PJV Quickie: The most important thing I can tell you about QUEEN OF HEARTS is that it is a re-visioning, an adaptation, of Alice in Wonderland, which is probably more than obvious to anyone who has ever read that book or seen a film/tv adaptation. I love Alice, and I love adaptations of it because Wonderland is such a fantastic place I love to see how different authors interpret the world, the story and the characters. QUEEN OF HEARTS by Colleen Oakes didn’t live completely up to my high ideal for a few reasons, but it was still a really enjoyable book, I think I would have enjoyed it more had it not been an Alice adaptation.
Review: Dinah is the Crown Princess of Wonderland, one day she will ascend the throne as the Queen of Hearts that is if she can survive long enough to get there. Wonderland’s court is a perilous place, with her mother dead, her brother Mad, a bastard half-sister (the Duchess), an ineffectual wimp of a tutor, and an abusive father who hates her for some inexplicable reason (it’s not inexplicable to the audience, you soon discover that he is just a jerk, and that’s putting it mildly) Dinah is on her own and her world is falling apart at the seams. In Wonderland the law states that Dinah will ascend to throne, to share it with her Father, on her 18th birthday. With that momentous day fast approaching it becomes obvious to Dinah that someone doesn’t want that to happen, that they are out to get her, she suspects her Father’s slimy, sneaky, advisor Cheshire, but the truth when she discovers it, nearly drives her as mad as her brother.
Colleen Oakes’ takes a deliciously Wicked style approach to her adaptation by focusing on the story of the titular Queen of Hearts the same way Maguire tells the story of the Wicked Witch of the West. It’s like a comic book’s super hero origin story, except for the villain. Due to its nature of dealing with the story of how Dinah goes from innocent to villain it is a much darker story than its source material. For that reason one thought I had while reading it was, ‘Oh my gosh it’s like Lewis Carroll got together with GRRM and had a literary baby!’ Oakes’s Wonderland feels very Westerosi, and I actually really, really like that about it. Oakes does a fantastic job of humanizing a villain that has always been unsympathetic and hated, you really feel for Dinah and you want to root for her even though, like with the Star Wars prequels, you know that the end that is in store for her is anything but a happy one.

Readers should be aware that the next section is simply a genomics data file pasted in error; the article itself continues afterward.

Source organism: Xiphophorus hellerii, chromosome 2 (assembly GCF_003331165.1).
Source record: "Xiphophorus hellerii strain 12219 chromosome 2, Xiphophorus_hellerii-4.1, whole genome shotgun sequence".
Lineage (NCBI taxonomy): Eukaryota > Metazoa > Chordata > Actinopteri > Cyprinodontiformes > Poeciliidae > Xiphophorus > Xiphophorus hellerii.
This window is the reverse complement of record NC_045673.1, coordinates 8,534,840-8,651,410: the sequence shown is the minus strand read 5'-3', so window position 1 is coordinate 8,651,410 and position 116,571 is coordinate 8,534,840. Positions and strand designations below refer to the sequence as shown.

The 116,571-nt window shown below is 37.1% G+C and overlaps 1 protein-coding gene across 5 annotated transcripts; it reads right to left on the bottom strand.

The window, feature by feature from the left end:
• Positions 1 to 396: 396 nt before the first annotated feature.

There were parts of the story that weren’t as successful as the characterization of the Queen however. The least successful part in my opinion was the mythos of Wonderland. Trying to make sense of the mythos in this story gets very hard very quickly. Dinah is as stated the titular Queen of Hearts that Alice battles in the source material, but within the mythos of the novel, Dinah, and her brother Charles are named for the so-called Wonderland Gods, Charles being Lewis Carroll’s real name Charles Lutwidge Dodgson, and Dinah being the name of Alice’s cat. So how can these be the Wonderland Gods of old…if the adventures of Alice are supposed to take place during Dinah’s reign? That is something I really struggled with through the entirety of the novel, it just seems really inconsistent and unnecessarily convoluted.
Something else that didn’t work for me was the landscape of Wonderland, if I wasn’t being reminded constantlyby Oakes that QUEEN OF HEARTS takes place in Wonderland it would be easy to forget, because the landscape of this Wonderland bares absolutely no resemblance to the Wonderland that I am familiar with. That being said, as its own world it is absolutely fantastically imagined, rich, detailed, and unique (especially the Black Towers, I LOVED that part! And was also completely horrified by it, which is good!); it’s only when I try to force it into the frame of reference of Carroll’s Wonderland that I start to chafe. This is one of those adaptations where you almost have to forget that it is an adaptation and just appreciate it as a singular work of its own.
Overall feelings: I enjoyed the book, I wanted to love it as much as I love the source material and other adaptions like Frank Beddor’s Looking Glass Wars and A.G. Howard’s Splintered series, but I just didn’t love it quite that much. I love the characters, they are my favourite part, and the plot is perfect, it really is a true origin story, but because the world itself just doesn’t feel like Wonderland I just felt like I was missing a piece of the puzzle the entire time. When I first finished it I felt like I loved it, but then the more I thought about it the more things kept springing to mind that made my love fade a little. But I did enjoy it and I am eagerly awaiting the next one, it just didn’t earn a spot on my favourites shelf.
Read this book if:
- You’re an Alice in Wonderland fan
- You enjoyed the Wicked books and their ilk
- You think villains can be sympathetic
Take a pass if:
- You don’t like adaptations/re-visions of classic stories
- You’re a Wonderland purist
- You’re looking for a love story or a happy ending